The following phase in this process is the requirements phase. In this phase we were able to create problem/Vision statements, identify persona expectations and construct context scenarios.


During this phase, we underwent a process of refining our problem statement based on extensive research and persona development. Subsequently, we crafted a comprehensive vision statement for our app Ladle, outlining its purpose and how it would accomplish the objectives of achieving balanced diets, and efficient kitchen/pantry management. The vision statement emphasized that our goals would be fulfilled through features enabling culinary exploration and structured eating habits



Following this, we engaged in brainstorming sessions to construct a context scenario—a narrative roadmap illustrating how users would interact with our product. To create the context scenario, we drew upon brainstormed ideas to determine the specific use cases and integration of our app into users' daily routines. 

Having completed the vision statement and context scenario, the next step was to generate ideas on the visual design and functionality of our app. These ideas were divided into two categories: data needs and functional needs. In the data needs category, we identified the necessary features to store and retrieve specific types of data. 


Requirements phase 

Refinement Phase 

The Refinement phase marks the final stage of the GDD Process, during which we conducted usability testing on our prototype and gathered feedback to enhance our app.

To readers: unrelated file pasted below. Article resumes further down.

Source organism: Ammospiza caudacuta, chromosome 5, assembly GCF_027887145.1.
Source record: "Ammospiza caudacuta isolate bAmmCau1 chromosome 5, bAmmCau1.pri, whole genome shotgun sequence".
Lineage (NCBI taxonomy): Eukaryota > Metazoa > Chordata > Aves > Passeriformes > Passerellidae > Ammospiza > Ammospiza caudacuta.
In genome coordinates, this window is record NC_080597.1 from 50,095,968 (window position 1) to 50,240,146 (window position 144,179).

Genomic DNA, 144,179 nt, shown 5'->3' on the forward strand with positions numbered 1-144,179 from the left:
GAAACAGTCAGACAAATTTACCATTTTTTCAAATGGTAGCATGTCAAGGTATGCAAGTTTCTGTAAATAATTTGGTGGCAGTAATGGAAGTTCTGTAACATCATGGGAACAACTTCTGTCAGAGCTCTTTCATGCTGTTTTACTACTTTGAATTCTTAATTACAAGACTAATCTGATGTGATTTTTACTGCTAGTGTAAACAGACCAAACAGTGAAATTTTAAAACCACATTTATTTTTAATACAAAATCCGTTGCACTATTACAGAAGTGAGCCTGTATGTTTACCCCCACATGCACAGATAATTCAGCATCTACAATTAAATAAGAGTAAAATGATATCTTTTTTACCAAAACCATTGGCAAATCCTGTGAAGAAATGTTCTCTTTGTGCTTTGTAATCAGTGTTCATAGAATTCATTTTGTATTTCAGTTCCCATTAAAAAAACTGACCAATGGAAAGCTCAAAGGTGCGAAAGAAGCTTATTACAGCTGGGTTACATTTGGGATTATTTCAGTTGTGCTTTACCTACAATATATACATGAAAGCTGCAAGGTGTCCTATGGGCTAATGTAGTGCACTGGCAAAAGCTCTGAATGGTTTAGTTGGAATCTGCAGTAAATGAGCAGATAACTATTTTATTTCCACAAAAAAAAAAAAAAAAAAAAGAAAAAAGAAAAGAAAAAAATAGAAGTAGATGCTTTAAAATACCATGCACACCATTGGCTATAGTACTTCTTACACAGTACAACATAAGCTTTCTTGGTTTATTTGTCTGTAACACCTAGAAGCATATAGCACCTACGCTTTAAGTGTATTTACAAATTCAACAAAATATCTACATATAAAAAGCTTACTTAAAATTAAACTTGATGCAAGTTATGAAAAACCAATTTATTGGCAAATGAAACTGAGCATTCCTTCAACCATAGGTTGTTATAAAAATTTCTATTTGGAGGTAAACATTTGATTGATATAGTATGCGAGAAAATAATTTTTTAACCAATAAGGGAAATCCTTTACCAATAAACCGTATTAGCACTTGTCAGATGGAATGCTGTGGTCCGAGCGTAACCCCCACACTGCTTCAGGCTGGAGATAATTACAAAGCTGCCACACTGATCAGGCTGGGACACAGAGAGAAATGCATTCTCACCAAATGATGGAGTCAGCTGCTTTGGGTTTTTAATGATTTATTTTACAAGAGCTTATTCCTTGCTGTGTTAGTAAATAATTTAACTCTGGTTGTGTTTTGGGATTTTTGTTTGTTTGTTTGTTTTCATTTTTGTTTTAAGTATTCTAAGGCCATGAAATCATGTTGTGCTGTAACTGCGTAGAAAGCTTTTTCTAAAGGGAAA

For the usability testing, we invited select interviewees to participate in person, closely observing their interactions with the app and noting areas for improvement. Participants were directed to follow specific pathways within the prototype. We carefully analyzed any challenges or insights that arose during the testing session. We came across a few changes that needed to be done, such as the community feature and the navigation bar. 

Frameworks phase 



During the creation of our wireframes, our team deliberated on the essential user journey based on the Context Scenario we had established. Since our context scenario revolved around a user scheduling a meal, our main focus was on designing the navigation flow to the scheduling page and enabling the addition of a meal. During this, we were able to identify our key path scenerio and our valadation scenerios.  

The next phase is the frameworks phase. This is my favorite phase of the whole process. The framework phase is where we put all of our research and findings into a framework. During this process we were able to lay out different frames and interactions, to give us an idea on how our app should look and work.